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Freshfields Arbitration Lecture 2016


On 27 October 2016, the international arbitration community congregated at Freshfields Bruckhaus Deringer’s London offices to hear Professor Lucy Reed deliver the 31st Freshfields and Queen Mary University lecture on the topic of “Ab(use) of due process: sword vs shield”.

Professor Reed, who is the Director of the Centre for International Law at the National University of Singapore and the former global co-head of the Freshfields International Arbitration Group, drew on numerous examples from her long and distinguished career acting as counsel and an arbitrator (including her many hours in the “war rooms” at Freshfields) to present a humorous and thought-provoking examination of the use and abuse of due process in international arbitration.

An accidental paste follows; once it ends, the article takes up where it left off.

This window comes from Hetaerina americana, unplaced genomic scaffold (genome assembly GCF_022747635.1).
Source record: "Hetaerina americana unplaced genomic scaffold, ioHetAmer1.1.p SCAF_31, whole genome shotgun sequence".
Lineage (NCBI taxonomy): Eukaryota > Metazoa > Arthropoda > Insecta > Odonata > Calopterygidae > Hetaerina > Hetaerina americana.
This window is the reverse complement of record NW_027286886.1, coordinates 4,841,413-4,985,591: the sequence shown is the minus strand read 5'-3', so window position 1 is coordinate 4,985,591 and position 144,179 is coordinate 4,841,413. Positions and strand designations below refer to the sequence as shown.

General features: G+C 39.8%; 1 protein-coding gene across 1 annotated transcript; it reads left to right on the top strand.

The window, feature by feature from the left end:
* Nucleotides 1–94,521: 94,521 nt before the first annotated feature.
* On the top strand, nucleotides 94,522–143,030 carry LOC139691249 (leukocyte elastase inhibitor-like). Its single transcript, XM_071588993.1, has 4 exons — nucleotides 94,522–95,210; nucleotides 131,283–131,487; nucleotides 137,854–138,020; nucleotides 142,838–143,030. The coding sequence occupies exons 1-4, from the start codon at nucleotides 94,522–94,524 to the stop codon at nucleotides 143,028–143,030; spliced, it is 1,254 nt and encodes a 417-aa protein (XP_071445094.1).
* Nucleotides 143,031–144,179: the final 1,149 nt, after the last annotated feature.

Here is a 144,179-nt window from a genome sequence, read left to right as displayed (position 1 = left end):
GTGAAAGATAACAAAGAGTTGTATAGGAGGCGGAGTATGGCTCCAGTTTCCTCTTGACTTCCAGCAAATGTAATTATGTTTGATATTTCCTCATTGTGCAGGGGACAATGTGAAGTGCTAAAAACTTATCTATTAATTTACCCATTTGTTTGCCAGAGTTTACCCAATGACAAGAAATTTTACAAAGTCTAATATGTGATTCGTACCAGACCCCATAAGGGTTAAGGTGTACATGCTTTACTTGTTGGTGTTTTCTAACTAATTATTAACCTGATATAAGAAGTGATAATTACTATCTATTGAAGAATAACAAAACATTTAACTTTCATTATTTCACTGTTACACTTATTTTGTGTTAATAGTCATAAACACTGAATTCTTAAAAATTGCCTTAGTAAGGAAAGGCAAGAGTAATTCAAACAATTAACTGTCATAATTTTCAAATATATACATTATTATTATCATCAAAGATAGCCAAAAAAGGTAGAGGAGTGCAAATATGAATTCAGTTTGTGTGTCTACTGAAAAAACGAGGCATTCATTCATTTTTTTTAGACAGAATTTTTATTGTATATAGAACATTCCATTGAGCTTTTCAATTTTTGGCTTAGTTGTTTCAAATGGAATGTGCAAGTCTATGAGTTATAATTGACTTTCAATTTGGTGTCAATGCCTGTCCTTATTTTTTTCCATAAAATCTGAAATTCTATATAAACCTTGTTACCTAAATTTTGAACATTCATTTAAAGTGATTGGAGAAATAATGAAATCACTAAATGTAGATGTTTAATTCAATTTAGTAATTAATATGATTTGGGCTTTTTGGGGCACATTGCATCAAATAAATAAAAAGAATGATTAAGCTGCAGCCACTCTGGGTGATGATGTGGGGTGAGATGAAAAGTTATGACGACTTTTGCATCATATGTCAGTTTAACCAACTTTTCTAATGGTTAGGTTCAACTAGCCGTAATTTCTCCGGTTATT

Professor Reed described a growing trend in international arbitration for the “routine, often incessant and shrill, invocation of multiple procedural complaints under the banner of due process” as a “brazen strategy” to seek to pressurise arbitral tribunals.

The thesis of her lecture was that arbitral tribunals should not confuse routine procedural complaints (however stridently or repeatedly articulated) with genuine “due process” violations which have the potential to undermine the legitimacy of the arbitral process.

Defining due process as a person’s right “not to be deprived of their property or other rights without the fair opportunity to defend themselves before neutral judges”, Professor Reed outlined the historical evolution of the concept of due process in international arbitration, before providing some practical illustrations of the boundaries and grey areas between procedural complaints and due process violations.

She concluded the lecture by urging that arbitrators speak out when parties present unreasonable procedural objections under the guise of “due process violation”.

Due process, in Professor Reed’s words, “rightly serves as the shield against fundamental procedural unfairness” and for a party “cynically, to appropriate and use those principles as a sword is to undermine and cheapen due process in international arbitration”. As she concluded: the three musketeers are not welcome in arbitral hearing rooms.